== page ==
Anansi Boys is a comic novel, telling the story of Fat Charlie Nancy, a man who isn’t actually fat, who at his father’s funeral learns that Mr Nancy Sr. was actually a God, an incarnation of the West African spider god Anansi. Learning this, he asks, not unreasonably, why as Nancy’s son he has no supernatural acumen. His mother responds, nonplussed, ‘Oh, your brother got all of those’. Describing the book, Gaiman comments that it is a “funny, scary, romantic comedy, thriller about Gods and the Supernatural and the power of stories and so on. I guess it’s about how to survive families”. The seeming non sequitur is carefully calculated, as Gaiman believes firmly in playing within genre, using its forms both to leverage and dismiss reader’s expectations. “I’m always fascinated by genres that actually need to create effects. The most obvious, and I assume the easiest, is probably pornography, but moving on from there (and I’ll probably get loads of people writing to me saying ‘no, no, no. Pornography is really hard!’), but horror and humour are both in the same category. If you’re not scared, it hasn’t worked, and if you’re not laughing, it hasn’t worked. I probably write like I cook, that’s to say with the same attitude. Who’s to say you can’t add this to that? I tend not to believe wholeheartedly in genre, and I get bored easily. I tend to use genre as a condiment rather than the main dish. Anansi Boys is spiced with horror, and it has humour in it, and it has myths and detectives, and balls to the wall horror and thriller stuff and so on, but that’s not what it is. What it is is a book about people, but I get to do all these other things.”
As a comics/graphic novel (depending upon your prejudices), writer Gaiman is well versed in both the argument that comics aren’t a serious art form, thankfully less and less prevalent these days. Less obvious is the tendency to dismiss humourous novels as unworthy of ‘serious’ attention. “People have a very odd idea,” says Gaiman, quoting, perhaps unconsciously, his co-novelist Terry Pratchett [Gaiman subsequently pointed out that both he and Pratchett were quoting G.K.Chesterton. The Monkeys stand both corrected and shamefaced], “they think that funny and serious are mutually exclusives. They think they’re opposites, and that’s not actually true. The opposite of funny is unfunny, the opposite of serious is not-serious. There’s a humour that is serious. I think Chris Morris’s work is terribly serious and very funny. Humour is really hard on so many levels. The biggest level is that you can tell immediately whether or not it works. American Gods was a nice, long, serious novel. Anansi Boys is a funny novel, a funny book. That’s what it’s meant to do, that’s what it’s meant to be”.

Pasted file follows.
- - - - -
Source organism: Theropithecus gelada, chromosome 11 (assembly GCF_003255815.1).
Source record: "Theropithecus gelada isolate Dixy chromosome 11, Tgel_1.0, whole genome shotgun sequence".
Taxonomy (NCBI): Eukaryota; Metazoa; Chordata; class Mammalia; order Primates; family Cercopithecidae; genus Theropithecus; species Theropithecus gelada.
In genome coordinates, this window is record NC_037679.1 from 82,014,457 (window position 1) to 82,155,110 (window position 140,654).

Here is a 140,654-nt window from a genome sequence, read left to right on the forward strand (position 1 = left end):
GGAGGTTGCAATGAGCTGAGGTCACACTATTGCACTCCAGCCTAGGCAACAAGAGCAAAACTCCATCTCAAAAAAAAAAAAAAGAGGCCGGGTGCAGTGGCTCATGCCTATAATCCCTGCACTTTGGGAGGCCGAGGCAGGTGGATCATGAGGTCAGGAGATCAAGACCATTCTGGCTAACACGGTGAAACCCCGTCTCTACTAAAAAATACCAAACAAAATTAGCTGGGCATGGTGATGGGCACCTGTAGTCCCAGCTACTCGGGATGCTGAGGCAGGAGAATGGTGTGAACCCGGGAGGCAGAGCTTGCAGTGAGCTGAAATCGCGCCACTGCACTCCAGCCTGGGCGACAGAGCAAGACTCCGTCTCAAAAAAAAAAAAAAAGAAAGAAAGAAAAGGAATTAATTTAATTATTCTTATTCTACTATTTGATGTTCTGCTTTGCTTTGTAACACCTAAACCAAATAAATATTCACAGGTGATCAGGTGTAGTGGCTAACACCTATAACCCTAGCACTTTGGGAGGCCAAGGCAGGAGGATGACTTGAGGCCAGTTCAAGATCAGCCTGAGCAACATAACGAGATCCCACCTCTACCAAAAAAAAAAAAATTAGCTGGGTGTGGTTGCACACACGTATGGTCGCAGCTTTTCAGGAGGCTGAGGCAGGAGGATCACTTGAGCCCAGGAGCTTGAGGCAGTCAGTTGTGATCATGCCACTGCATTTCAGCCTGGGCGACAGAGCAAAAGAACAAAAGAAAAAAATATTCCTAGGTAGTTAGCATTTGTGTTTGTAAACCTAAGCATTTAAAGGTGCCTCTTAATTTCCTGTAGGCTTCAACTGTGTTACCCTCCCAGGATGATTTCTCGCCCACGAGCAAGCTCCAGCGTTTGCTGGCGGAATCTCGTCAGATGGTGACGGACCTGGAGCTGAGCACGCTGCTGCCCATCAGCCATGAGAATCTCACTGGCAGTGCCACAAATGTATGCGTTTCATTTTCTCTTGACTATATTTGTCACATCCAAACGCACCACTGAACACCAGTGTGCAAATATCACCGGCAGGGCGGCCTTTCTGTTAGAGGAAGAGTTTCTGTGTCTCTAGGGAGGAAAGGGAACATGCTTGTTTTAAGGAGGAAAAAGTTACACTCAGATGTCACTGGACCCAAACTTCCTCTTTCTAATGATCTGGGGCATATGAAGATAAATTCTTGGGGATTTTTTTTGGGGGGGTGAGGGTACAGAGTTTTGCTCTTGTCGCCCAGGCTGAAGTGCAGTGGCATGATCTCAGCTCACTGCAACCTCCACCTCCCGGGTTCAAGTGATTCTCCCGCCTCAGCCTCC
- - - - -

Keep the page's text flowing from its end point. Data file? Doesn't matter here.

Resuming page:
In one of the earliest reviews for Anansi Boys, American writer Jenny Davidson enthusiastically places it in a tradition of British sketch comedy where the humour is founded on repetition and context. Gaiman isn’t so sure: “it goes back much further than that. You’re talking about humour traditions that, for me, go back to people like A.A.Milne. I probably first noticed it as a reader in the writing of Alan Coren, who was the editor of Punch and also had to write something funny in Punch every edition. He was a remarkably funny writer, who never particularly got his due as a writer partly because what he was doing was topical. P.G.Wodehouse was a huge inspiration for this, and again is one of the places where you learn how these things work”.